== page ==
The landlord should make multiple copies of the notice and all ensuing court documents. After the notice is complete, the landlord can deliver it to the tenant by posting it on their door, delivering it in person, or by mailing it to the address of the rental unit.
Step 2 – Complaint for Possession
Depending on the cause for lease termination, the tenant will have between three (3) and thirty (30) days to pay rent, remedy a violation, or move out of the property. Failure by the tenant to comply with the notice requirements will allow the landlord to file a Complaint for Possession. The complaint must be filed in the district court, municipal court, justice court, or city court where the property is located. Before filing, the landlord should speak with a court clerk to determine the appropriate place to submit their complaint. Included with the complaint must be two (2) additional forms: Order Setting Hearing and Judgment. The Order Setting Hearing informs the parties of the date and time of the hearing. The Judgement will be completed by a judge after making an eviction ruling. Note that the courthouse will charge a fee upon filing.
- All paperwork needed to file an eviction lawsuit can be accessed in the Action for Possession Packet.
- The landlord can request a jury trial by printing “I REQUEST A JURY TRIAL” under the title of the Complaint for Possession. If a jury trial is requested, the landlord will be required to pay additional costs and it can also take longer to get an initial court hearing.
Step 3 – Summons
After filing the complaint, the landlord must provide the Summons form to the court. A clerk will input the case details into the Summons and return it to the landlord. The landlord must then provide the sheriff’s office with a Request to Serve Documents along with the Complaint for Possession, Summons, and a self-addressed and stamped envelope. The landlord will pay a fee and the sheriff’s office will serve the eviction documents on the tenant. Following service, the landlord will receive a Proof of Service in the mail which they must file at the courthouse where the complaint was made.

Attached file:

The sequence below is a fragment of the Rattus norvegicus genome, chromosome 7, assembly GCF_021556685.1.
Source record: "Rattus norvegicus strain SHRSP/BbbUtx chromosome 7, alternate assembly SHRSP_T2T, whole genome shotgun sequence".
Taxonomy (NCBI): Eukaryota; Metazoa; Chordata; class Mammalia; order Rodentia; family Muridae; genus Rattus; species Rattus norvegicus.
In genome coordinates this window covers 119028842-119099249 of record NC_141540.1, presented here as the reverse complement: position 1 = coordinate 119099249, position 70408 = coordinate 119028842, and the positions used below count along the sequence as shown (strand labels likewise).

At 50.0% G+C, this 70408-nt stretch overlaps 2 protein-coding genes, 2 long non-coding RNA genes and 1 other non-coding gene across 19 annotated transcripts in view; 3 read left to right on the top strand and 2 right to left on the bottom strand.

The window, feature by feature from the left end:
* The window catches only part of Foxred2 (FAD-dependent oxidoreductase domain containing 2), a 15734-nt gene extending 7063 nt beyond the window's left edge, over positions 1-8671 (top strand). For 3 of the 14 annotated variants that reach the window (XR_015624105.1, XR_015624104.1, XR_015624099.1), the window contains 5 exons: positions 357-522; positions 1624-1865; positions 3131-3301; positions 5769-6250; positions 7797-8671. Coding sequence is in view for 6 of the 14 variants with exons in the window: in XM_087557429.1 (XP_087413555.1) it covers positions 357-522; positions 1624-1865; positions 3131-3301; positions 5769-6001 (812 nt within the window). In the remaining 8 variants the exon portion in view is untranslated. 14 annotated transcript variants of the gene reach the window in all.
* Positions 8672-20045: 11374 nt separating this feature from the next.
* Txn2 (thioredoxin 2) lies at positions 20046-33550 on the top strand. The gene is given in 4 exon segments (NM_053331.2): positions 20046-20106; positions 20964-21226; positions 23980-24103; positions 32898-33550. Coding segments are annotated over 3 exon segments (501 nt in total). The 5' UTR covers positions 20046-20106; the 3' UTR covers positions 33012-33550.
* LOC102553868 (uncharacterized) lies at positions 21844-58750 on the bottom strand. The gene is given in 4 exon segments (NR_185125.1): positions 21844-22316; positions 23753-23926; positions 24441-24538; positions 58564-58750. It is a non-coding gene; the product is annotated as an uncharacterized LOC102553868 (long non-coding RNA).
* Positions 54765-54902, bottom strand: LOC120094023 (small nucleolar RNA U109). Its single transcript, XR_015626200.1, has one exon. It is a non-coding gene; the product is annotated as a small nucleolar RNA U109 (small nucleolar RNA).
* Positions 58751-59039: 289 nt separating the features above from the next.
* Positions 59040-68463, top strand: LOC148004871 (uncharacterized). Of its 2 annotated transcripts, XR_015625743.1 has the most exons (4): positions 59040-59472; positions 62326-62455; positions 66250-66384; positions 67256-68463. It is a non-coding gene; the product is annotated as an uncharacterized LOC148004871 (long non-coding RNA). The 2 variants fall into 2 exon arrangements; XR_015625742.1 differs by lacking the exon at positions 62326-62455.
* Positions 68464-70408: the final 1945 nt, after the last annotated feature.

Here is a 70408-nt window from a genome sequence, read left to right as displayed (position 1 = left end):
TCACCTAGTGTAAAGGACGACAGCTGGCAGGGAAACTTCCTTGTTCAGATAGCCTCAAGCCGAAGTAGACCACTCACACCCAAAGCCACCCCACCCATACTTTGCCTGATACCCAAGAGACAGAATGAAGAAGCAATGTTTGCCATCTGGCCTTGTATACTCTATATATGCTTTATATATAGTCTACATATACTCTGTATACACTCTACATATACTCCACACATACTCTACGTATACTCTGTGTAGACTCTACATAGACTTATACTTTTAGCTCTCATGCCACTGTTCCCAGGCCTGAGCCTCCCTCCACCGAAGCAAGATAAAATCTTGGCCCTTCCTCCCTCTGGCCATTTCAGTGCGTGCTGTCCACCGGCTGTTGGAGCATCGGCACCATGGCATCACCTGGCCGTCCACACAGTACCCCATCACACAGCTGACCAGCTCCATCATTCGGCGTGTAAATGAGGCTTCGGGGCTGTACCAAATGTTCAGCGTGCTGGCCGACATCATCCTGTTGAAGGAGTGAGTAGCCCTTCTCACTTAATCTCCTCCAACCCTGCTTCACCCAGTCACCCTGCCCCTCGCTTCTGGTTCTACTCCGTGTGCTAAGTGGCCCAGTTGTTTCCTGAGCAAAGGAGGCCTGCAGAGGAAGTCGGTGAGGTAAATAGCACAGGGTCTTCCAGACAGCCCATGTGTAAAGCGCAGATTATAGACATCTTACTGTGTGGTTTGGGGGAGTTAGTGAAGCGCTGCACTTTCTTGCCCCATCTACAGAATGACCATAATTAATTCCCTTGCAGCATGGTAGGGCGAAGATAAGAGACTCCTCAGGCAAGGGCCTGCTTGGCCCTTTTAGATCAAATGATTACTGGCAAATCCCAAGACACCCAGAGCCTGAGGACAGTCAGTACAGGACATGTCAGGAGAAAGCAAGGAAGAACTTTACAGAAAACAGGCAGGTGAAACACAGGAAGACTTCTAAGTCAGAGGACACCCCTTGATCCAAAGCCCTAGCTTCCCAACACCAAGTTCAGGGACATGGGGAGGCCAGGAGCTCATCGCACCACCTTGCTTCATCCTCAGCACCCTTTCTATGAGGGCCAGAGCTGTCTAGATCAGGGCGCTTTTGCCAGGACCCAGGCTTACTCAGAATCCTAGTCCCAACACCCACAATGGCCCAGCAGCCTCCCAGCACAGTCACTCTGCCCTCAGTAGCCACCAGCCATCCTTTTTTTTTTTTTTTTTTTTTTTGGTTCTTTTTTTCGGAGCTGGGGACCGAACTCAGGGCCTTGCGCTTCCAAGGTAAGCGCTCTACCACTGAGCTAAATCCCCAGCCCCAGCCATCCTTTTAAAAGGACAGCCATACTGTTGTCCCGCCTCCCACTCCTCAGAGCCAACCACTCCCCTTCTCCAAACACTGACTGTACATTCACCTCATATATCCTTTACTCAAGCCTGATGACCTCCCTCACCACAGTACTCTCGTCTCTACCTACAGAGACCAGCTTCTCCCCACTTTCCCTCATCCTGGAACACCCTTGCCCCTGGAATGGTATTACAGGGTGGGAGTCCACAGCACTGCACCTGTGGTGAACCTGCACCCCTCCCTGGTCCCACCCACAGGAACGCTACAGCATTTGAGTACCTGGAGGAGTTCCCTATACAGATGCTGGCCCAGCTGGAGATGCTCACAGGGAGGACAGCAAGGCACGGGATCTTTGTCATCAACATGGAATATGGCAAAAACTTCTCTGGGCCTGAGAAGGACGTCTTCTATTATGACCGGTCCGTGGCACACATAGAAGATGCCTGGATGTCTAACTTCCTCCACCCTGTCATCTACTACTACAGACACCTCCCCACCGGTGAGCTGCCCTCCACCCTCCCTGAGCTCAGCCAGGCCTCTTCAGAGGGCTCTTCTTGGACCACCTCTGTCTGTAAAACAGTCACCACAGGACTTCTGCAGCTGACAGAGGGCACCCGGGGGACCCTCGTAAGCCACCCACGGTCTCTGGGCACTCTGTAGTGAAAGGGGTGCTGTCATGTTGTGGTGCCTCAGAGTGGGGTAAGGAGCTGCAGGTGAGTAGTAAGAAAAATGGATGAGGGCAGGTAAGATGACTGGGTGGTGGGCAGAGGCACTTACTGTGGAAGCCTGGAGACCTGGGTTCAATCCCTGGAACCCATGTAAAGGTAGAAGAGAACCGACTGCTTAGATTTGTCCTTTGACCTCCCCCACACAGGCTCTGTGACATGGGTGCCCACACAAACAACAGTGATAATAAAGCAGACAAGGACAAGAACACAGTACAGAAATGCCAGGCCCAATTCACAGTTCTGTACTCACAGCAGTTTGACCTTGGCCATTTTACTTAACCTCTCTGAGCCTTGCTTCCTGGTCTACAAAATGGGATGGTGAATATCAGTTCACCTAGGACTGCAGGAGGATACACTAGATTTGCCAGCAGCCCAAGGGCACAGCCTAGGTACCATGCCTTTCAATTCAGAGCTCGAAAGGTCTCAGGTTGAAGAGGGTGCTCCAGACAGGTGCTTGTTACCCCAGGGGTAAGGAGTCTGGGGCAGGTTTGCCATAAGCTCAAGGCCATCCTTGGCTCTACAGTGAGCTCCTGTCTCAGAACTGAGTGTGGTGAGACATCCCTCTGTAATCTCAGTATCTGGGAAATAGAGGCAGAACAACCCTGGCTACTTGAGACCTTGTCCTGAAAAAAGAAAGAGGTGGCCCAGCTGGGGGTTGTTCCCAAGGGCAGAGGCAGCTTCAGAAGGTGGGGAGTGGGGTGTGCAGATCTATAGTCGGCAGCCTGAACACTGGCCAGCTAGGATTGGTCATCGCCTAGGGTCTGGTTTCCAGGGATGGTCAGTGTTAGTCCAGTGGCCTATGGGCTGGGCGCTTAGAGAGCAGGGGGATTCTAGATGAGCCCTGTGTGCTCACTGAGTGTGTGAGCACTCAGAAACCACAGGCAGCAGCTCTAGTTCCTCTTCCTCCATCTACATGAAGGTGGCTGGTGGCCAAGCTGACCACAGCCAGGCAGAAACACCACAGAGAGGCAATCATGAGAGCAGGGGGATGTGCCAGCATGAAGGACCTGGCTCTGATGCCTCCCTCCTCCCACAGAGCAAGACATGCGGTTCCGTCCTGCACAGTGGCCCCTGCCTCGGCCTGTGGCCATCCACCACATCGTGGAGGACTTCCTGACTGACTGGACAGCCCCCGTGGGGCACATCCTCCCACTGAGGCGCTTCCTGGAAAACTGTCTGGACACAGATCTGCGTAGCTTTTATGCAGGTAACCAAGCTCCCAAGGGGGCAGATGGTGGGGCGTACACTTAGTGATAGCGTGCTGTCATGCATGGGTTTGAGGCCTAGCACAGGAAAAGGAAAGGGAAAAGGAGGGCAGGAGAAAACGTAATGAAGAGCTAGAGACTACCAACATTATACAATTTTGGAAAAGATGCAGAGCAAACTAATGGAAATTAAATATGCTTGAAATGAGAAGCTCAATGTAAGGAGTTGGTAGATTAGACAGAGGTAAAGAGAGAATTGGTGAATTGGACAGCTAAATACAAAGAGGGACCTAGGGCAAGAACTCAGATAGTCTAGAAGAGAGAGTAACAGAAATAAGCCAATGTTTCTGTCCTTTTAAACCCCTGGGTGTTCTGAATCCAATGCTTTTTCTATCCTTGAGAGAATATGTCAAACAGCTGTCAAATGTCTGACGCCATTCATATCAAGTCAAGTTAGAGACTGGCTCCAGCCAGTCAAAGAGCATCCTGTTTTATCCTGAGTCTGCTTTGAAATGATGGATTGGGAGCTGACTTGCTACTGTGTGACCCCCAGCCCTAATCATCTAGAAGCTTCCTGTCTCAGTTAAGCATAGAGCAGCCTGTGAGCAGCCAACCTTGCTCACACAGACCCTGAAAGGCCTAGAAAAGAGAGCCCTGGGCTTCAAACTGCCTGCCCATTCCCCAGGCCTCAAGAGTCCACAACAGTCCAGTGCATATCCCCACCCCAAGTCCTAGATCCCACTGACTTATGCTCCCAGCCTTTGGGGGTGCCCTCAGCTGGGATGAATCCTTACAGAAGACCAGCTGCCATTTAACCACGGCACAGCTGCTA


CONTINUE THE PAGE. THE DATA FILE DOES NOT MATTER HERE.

Step 4 – Tenant’s Answer
Tenants are required to submit an Answer to the court within ten (10) business days after being served with the eviction documents. If the tenant fails to respond after ten (10) days, the landlord may ask the court to render a default judgment in their favor. A court date will be set within twenty (20) days after the tenant’s Answer is filed. After the hearing date is scheduled, the landlord and tenant will receive copies of the Order Setting Hearing by mail.
- The Answer form is available in the Answering an Action for Possession Packet.
Step 5 – Prepare for Eviction Hearing
Both the landlord and tenant should prepare for the eviction hearing by collecting their evidence as well as copies of the eviction documents employed thus far. If either party intends to have witnesses testify in court, they must ask the court for a subpoena ordering the witness to attend the hearing.
Step 6 – Judgment
The court will review the evidence presented by both parties and issue a judgment. Should either party fail to attend the hearing, a judgment may be given in favor of the present individual. If the tenant wins the lawsuit, they will retain their right to occupancy of the rental unit. If the landlord is awarded an eviction judgment, the tenant will be required to vacate the property within a period of time determined by the judge.
Step 7 – Enforce Eviction Judgment
If the tenant continues to occupy the premises after being ordered to vacate, the landlord must deliver a Writ of Assistance to the sheriff’s office and request that they evict the tenant. Law enforcement will then visit the dwelling to remove the tenant from the property.
The following documents are included in the Action for Possession Packet:
- Complaint for Possession
- Signing: Landlord
- Signing: Court Clerk
- Request to Serve Documents
- Signing: Landlord
- Proof of Service
- Signing: Deputy Sheriff
- Order Setting Hearing
- Signing: Judge
- Signing: Judge
Additional Court Forms: